It starts with the fact that Zurich has developed only a limited urban culture. In the 1970s, writer Paul Nizon quipped that Swiss cities were befallen to an obsessive-compulsive Verdorfung, ‘villagization’. Architecture is only begrudgingly ceded a representative role in the urban landscape. Switzerland’s agrarian roots and lack of courtly residences still resonate in today’s urban planning projects. Even in Zurich, ambitious and progressive architectural projects are reliably blocked by public vote. Neither a new football stadium nor a new state headquarters met with approval at the ballot box. The ‘Nail House’ – a joint project by Thomas Demand and architects Caruso St. John – also perished at the hands of a public vote, even though Zurich would have been able to secure a new landmark building for very little money. All manifestations of the urban are perceived with the greatest mistrust. It’s impossible for a truly cosmopolitan culture to develop under circumstances like these. Bank vaults and organizational charts can be international in Switzerland but not a city’s appearance. Not public life.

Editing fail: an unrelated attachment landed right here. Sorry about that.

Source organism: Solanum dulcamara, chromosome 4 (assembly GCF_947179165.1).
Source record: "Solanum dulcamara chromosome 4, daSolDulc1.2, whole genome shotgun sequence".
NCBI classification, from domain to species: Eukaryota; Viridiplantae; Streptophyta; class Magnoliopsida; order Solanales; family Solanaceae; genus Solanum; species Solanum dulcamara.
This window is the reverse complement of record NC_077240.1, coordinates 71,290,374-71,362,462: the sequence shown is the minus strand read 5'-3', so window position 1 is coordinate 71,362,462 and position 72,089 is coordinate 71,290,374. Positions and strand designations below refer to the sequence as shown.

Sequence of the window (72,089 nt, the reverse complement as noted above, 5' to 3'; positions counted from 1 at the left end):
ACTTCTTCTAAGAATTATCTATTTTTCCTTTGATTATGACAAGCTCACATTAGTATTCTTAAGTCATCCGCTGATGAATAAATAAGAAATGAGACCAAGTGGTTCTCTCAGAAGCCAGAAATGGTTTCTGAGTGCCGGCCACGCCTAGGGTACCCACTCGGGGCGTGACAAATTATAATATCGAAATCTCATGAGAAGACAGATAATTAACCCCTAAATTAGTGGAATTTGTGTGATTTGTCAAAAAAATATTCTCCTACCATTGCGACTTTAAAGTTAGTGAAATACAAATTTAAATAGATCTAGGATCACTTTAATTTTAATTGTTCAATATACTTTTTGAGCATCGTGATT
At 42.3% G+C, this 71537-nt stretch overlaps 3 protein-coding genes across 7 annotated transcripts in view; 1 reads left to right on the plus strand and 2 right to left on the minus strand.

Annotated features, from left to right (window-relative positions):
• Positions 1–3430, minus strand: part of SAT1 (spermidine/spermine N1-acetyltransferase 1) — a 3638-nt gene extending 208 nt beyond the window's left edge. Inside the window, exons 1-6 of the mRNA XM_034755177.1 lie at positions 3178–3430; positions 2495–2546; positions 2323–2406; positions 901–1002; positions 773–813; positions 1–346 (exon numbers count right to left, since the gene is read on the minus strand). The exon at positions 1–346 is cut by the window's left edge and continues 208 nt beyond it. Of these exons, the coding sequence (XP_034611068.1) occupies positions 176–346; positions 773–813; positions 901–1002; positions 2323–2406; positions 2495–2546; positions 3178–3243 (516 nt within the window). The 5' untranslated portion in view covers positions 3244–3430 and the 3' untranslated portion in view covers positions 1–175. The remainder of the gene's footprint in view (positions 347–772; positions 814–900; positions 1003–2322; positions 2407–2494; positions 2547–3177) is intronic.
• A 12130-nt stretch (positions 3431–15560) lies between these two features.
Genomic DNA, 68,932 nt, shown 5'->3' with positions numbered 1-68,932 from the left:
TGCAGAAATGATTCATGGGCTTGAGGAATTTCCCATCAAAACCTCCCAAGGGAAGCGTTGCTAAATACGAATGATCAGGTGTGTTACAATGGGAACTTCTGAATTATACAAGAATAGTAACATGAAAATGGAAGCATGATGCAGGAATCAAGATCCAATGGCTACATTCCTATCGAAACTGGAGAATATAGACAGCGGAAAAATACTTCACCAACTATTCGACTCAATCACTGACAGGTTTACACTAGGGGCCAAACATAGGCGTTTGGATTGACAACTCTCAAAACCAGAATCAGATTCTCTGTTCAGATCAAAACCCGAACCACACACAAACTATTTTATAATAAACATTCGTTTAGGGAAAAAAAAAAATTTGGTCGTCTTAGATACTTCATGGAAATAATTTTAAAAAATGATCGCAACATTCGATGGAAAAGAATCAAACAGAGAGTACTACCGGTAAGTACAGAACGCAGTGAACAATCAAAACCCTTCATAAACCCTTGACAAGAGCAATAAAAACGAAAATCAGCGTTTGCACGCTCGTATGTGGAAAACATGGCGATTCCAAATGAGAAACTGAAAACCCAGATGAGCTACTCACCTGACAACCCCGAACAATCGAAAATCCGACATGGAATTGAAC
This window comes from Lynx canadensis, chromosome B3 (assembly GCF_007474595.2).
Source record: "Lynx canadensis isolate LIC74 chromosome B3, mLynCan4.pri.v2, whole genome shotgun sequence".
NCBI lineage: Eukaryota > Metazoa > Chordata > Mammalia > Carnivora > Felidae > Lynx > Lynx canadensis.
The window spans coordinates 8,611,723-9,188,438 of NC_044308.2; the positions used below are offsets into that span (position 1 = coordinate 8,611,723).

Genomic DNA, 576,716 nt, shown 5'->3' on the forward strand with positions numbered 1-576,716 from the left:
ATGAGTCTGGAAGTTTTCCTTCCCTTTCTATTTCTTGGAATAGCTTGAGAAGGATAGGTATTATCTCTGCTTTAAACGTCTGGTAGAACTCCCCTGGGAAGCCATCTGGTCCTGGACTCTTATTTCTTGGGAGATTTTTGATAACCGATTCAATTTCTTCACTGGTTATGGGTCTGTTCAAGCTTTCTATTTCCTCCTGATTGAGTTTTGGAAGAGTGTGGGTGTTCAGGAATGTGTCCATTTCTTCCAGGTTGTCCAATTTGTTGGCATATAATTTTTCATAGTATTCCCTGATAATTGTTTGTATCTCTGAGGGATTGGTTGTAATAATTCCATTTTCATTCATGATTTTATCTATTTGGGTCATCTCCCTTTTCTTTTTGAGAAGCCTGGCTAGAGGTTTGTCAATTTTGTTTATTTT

Another symptom of this insularity is visible in Zurich’s social scenes. Statistically speaking, the city is home to many foreigners who hold important positions. But socially, they live in a parallel universe. Expats have their own schools, their own bars, their own neighbourhoods. Unlike in ‘real’ big cities, fluidity among communities in Zurich is extremely limited. Even the art scene, which contributes significantly to the cultural atmosphere with its numerous international galleries and institutional clusters, like the Löwenbräu Areal, have a sort of extraterritorial status. Zurich has a surprisingly vital art scene – but interactions with its local surroundings are limited.
The vote against immigration reopened this fissure in Swiss identity. Its roots run deep into the nation’s political, social, and cultural foundations. Ultimately, pragmatism will prevail. But it will not heal the schizophrenia.
Translated by Yana Vierboom